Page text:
Prof Cameron Hepburn, Sugandha Srivastav and Dr Steve Smith in conversation: "Sensitive intervention points for Net Zero"

08 February 2021

Portrait of Professor Cameron Hepburn

with Professor Cameron Hepburn
Battcock Professor of Environmental Economics

Cameron Hepburn is co-Director of the Economics of Sustainability Programme, based at the Institute for New Economic Thinking at the Oxford Martin School. He is the Battcock Professor of Environmental Economics at the Smith School of Enterprise and t...

Portrait of Dr Sugandha Srivastav

with Dr Sugandha Srivastav
Postdoctoral Researcher in Environmental Economics

Sugandha’s research interests include the economics of clean innovation, the political economy of energy transitions and the design of climate policies in low and middle-income countries. Sugandha has worked on climate policies and green industrial...

Achieving net zero emissions involves an economic transformation on a scale comparable to the Victorian era, when the foundations of the infrastructure used in the United Kingdom today were put in place.

The scale of the transformation ahead implies that, if successful, our generation will justly be considered the “Victorians of the 21st century".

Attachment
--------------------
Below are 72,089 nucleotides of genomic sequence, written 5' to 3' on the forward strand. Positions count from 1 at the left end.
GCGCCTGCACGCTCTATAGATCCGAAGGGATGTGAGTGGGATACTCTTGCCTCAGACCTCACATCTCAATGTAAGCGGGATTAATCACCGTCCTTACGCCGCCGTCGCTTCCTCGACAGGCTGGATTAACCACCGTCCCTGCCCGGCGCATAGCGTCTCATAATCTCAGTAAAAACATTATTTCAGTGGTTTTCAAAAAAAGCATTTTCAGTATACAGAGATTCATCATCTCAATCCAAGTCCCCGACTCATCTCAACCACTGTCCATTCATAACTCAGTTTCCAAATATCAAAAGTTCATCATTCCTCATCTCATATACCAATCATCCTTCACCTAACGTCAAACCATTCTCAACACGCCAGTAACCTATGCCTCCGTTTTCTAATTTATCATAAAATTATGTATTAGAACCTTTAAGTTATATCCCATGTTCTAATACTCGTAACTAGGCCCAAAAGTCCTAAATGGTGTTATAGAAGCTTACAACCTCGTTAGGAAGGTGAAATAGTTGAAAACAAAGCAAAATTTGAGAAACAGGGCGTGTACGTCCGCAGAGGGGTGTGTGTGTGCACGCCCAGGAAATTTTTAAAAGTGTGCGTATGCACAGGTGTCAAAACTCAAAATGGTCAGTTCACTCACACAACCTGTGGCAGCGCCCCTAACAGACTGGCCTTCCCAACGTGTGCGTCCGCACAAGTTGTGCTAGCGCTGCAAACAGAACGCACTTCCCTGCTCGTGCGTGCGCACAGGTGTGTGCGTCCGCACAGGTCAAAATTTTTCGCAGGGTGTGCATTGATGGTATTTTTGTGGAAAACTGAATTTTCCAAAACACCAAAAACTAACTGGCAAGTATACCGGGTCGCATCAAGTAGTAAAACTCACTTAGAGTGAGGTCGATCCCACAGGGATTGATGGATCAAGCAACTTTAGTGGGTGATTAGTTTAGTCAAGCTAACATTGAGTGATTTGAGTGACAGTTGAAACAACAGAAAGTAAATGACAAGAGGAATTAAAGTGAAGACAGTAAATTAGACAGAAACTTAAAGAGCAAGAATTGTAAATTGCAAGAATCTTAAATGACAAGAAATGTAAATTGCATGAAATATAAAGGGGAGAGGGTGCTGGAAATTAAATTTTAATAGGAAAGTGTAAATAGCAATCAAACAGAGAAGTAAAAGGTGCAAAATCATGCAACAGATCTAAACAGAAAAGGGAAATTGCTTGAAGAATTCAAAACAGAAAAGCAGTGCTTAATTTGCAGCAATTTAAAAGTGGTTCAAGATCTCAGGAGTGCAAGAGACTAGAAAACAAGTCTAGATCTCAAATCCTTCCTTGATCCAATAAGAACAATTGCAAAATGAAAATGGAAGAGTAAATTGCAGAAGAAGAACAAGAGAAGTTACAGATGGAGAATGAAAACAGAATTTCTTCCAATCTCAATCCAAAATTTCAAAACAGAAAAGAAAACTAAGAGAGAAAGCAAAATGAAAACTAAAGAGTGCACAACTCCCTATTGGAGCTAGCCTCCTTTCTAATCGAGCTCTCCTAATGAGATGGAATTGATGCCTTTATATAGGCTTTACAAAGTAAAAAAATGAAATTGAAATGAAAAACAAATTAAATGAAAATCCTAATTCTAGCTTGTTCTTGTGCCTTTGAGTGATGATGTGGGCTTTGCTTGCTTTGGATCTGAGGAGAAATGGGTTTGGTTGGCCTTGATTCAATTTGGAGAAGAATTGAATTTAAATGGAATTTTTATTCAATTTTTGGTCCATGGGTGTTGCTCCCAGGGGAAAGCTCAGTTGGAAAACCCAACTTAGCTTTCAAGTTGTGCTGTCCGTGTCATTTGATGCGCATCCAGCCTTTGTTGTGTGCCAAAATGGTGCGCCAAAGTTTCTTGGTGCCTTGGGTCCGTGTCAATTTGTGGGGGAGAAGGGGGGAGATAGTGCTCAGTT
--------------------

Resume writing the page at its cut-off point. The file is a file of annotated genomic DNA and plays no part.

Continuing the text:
In the fourth discussion in the Oxford Net Zero Series, hosted by the Oxford Martin School, Professor Cameron Hepburn, Director of the Smith School of Enterprise and the Environment, and Sugandha Srivastav consider the economics of the key technologies, which are increasingly positive. The costs of renewables, batteries and electric vehicles continue to fall. Similar trends are emerging in low-carbon hydrogen and ammonia, which can decarbonise major parts of heavy industry, as well as some long-distance transportation. As further deployment and innovations cut costs, it is no longer entirely implausible that net zero emissions could be achieved at net zero cost (even ignoring significant co-benefits and large benefits from avoiding the worst climate impacts).

The talk examines potential sensitive intervention points organised into the nine categories, with a particular focus on technological interventions to accelerate progress to net zero.